Study presents approach to access biorelevant structures by 'remodeling' natural products

Oct 24, 2011

There is an increasing need for pharmacological tools for biomedical and translational research applications. The field of diversity-oriented synthesis (DOS) has been very fruitful in providing access to numerous new molecules with diverse shapes and chemical structures in order to discover candidate molecules for therapeutic use. Boston University researchers, in a paper published in the journal Nature Chemistry, present a new approach to accessing new, biorelevant structures by "remodelling" natural products. In this case, they demonstrate how the natural product derivative fumagillol can been remodelled to access a collection of new molecules using highly efficient chemical reactions.

"Overall, these studies should pave the way for work to identify pharmacological tools for use in CNS research, oncology, and as anti-infective agents," said John A. Porco, Jr., professor of chemistry at Boston University. "These studies also will enable future studies to remodel additional natural product scaffolds to access novel therapeutic agents."

In the search for novel biologically active molecules, DOS strategies break through the limitation of traditional library synthesis by sampling new chemical space. Many can be regarded as useful starting points for DOS, wherein stereochemically rich core structures may be reorganized into chemotypes that are distinctly different from the parent . Ideally, to be suited to library applications, such transformations should be general and involve few steps.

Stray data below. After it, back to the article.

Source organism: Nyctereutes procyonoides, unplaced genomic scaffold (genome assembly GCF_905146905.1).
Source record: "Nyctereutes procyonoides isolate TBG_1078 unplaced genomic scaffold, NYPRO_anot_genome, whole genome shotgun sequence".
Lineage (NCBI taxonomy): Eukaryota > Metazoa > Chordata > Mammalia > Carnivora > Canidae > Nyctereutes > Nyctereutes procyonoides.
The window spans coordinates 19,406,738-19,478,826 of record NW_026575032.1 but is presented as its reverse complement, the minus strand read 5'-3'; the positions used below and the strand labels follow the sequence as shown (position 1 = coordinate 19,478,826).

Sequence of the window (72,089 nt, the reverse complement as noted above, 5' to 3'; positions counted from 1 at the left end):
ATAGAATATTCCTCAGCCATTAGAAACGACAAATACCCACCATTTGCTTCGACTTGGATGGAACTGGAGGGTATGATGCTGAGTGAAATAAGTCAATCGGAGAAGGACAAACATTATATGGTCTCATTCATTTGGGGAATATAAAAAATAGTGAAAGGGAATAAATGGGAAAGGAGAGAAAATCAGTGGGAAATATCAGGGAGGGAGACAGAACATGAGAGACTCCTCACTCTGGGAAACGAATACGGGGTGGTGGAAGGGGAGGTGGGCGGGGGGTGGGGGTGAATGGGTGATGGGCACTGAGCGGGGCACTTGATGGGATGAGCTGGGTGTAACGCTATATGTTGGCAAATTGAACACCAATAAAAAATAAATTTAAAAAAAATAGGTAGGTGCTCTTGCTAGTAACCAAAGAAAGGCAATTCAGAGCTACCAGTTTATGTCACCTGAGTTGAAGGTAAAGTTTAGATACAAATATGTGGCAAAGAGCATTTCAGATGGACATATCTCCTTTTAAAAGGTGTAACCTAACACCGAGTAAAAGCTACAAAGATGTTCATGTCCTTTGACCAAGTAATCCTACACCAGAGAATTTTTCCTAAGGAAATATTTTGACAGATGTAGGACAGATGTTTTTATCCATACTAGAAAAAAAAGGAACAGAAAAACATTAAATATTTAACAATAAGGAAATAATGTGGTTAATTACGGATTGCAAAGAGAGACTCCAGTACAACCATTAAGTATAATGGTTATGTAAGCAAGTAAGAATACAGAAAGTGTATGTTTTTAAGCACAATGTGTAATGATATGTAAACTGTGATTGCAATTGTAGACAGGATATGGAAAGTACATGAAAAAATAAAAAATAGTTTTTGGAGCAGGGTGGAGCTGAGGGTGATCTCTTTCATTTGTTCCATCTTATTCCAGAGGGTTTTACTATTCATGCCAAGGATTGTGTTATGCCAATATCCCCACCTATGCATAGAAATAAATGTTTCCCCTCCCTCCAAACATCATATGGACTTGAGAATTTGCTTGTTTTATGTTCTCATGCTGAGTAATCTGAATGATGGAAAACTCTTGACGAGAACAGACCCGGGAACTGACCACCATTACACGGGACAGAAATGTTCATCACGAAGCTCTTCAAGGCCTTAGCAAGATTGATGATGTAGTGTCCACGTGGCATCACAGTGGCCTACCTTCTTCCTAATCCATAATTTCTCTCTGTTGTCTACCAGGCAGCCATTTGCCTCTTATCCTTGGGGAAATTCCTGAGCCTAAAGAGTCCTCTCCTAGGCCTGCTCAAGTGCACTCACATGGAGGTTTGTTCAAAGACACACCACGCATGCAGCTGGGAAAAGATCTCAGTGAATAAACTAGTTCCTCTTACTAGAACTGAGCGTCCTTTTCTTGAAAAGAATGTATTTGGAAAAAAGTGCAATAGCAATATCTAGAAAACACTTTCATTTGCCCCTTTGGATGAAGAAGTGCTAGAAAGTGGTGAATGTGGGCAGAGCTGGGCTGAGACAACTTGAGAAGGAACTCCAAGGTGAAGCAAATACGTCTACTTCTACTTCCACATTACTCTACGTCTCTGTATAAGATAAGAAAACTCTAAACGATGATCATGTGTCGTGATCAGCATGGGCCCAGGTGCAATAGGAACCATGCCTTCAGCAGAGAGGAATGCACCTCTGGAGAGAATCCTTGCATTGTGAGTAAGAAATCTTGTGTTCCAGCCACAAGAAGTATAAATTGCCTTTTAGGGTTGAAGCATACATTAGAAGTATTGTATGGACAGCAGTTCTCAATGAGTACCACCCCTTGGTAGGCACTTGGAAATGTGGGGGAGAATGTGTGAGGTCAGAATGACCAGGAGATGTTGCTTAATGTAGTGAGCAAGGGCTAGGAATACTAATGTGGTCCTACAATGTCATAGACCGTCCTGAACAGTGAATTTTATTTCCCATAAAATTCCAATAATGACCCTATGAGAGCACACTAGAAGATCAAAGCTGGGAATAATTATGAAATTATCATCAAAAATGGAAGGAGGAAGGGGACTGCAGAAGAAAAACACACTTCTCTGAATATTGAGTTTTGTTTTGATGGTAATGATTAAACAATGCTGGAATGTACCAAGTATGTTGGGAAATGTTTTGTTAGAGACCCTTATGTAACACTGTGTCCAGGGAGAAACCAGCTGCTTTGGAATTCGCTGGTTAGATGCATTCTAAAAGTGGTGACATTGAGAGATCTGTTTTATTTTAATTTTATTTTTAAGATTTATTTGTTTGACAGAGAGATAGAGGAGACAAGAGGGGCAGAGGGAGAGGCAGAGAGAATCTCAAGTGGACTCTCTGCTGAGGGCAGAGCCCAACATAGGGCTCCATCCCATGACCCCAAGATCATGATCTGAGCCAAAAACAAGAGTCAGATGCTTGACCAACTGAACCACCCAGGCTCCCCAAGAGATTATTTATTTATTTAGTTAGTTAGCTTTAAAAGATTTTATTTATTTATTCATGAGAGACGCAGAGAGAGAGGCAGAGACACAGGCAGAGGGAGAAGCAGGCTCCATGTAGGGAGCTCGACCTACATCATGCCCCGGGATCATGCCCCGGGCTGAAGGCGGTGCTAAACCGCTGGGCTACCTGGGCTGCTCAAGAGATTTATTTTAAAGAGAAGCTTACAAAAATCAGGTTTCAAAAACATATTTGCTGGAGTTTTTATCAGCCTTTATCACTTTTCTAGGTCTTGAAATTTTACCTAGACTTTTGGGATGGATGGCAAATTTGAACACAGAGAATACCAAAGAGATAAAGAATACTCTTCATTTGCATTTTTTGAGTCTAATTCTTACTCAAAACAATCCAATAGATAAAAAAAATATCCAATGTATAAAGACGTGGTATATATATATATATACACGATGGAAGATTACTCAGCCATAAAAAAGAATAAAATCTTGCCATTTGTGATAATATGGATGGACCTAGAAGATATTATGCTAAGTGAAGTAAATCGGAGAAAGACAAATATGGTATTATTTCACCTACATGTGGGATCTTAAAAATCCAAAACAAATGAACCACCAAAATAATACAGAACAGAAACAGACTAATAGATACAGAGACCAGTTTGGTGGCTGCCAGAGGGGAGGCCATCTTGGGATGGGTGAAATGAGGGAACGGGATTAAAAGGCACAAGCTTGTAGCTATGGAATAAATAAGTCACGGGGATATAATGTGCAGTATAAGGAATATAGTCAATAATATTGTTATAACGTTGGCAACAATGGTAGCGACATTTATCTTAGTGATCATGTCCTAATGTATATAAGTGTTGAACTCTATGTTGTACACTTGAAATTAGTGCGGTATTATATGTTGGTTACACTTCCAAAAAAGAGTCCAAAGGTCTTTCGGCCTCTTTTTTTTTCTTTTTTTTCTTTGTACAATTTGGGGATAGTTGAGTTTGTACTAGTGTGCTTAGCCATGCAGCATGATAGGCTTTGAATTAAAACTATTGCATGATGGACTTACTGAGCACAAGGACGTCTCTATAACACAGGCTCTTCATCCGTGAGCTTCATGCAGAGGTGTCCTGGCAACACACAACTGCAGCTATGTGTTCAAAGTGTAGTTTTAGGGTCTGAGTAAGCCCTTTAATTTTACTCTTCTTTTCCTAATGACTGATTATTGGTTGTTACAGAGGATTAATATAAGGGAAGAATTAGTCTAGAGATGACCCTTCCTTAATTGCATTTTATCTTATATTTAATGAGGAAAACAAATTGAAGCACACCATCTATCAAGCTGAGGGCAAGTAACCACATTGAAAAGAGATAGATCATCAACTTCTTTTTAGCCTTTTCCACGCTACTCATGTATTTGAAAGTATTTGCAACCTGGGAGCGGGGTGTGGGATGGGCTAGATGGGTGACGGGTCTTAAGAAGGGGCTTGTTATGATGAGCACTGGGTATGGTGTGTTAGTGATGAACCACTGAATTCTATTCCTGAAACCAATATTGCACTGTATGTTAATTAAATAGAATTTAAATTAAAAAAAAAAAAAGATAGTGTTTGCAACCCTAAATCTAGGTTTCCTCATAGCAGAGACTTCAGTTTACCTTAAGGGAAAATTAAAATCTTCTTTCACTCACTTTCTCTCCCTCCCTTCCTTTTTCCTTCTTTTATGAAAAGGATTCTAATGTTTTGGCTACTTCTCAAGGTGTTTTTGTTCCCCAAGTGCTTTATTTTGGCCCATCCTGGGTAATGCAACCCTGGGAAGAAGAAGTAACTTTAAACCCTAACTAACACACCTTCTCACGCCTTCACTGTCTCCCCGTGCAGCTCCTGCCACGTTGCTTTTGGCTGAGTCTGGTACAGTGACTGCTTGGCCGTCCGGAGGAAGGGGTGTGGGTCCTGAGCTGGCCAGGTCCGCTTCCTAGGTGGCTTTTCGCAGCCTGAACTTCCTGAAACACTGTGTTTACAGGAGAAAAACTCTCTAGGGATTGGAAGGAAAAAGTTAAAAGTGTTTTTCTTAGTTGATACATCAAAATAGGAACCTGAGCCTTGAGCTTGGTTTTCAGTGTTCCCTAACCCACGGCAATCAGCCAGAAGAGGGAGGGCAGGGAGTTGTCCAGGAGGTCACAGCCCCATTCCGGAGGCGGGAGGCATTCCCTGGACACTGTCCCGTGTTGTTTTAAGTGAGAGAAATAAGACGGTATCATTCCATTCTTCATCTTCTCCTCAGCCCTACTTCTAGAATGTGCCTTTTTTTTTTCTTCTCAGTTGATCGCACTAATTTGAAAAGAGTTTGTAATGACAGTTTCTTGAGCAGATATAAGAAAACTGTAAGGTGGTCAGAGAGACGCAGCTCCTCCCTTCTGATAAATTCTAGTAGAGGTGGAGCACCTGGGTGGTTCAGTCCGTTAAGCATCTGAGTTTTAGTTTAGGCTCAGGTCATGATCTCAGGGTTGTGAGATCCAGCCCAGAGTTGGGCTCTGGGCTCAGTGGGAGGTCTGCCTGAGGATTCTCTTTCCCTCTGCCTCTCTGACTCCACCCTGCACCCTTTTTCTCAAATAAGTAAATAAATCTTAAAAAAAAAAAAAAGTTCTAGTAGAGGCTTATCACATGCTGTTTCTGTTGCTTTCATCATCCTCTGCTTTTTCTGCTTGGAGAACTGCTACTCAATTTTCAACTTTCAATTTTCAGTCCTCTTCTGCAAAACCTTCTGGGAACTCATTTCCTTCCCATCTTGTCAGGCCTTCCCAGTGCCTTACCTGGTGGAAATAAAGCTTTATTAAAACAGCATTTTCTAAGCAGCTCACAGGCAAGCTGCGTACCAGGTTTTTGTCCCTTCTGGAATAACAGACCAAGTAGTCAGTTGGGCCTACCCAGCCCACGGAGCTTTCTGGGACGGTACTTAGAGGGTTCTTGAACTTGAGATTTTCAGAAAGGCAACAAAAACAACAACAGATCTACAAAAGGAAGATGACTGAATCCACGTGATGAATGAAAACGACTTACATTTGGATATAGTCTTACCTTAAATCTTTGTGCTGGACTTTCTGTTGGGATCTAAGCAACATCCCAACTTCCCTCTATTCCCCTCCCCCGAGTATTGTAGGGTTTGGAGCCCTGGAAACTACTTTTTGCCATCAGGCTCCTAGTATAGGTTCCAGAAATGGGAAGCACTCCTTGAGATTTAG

With this objective in mind, Porco and colleagues including Professor John Snyder and postdoctoral fellow Dr. Brad Balthaser successfully remodelled the highly oxygenated natural product fumagillol in several ways using a reaction-discovery-based approach. In reactions with amines, excellent selectivity in a bis-epoxide opening/cyclization sequence was obtained using the appropriate metals catalysts forming either perhydroisoindole or perhydroisoquinoline products. Perhydroisoindoles were further remodelled to other complex structures including novel benzoxazepines.

Explore further: Researchers use neutron scattering and supercomputing to study shape of a protein involved in cancer

More information: Nature Chemistry, 23 OCTOBER 2011 DOI: 10.1038/NCHEM.1178

Provided by Boston University Medical Center

not rated yet
add to favorites email to friend print save as pdf

Related Stories

Breaking new ground in synthesis of anti-cancer agents

Nov 18, 2010

An anti-cancer research jointly conducted by The Hong Kong Polytechnic University (PolyU) and Peking University Shenzhen Graduate School (PKUSZ) has led to the first total synthesis of an anti-cancer marine ...

Chemists discover twisted molecules that pick their targets

Aug 10, 2009

New York University chemists have discovered how to make molecules with a twist—the molecules fold in to twisted helical shapes that can accelerate selected chemical reactions. The research, reported in the latest issue ...

Recommended for you

SANS: a unique technique to look inside plants' leaves

Mar 26, 2015

Plants' leaves capture the sunlight and convert it into the energy used to produce nutrients for their activities. This process is accomplished thanks to the presence of the thylakoid membrane system. While ...

Silver shines as antibacterial for medical implants

Mar 24, 2015

There have been growing concerns in the global health care system about the eradication of pathogens in hospitals and other patient-care environments. Overuse of antibiotics and antimicrobial agents has contributed ...

Fat turns from diabetes foe to potential treatment

Mar 24, 2015

A new weapon in the war against type 2 diabetes is coming in an unexpected form: fat. Researchers have discovered a new class of potentially therapeutic lipids, called fatty-acid esters of hydroxy fatty acids (FAHFAs). These ...

User comments : 0

Please sign in to add a comment. Registration is free, and takes less than a minute. Read more

Click here to reset your password.
Sign in to get notified via email when new comments are made.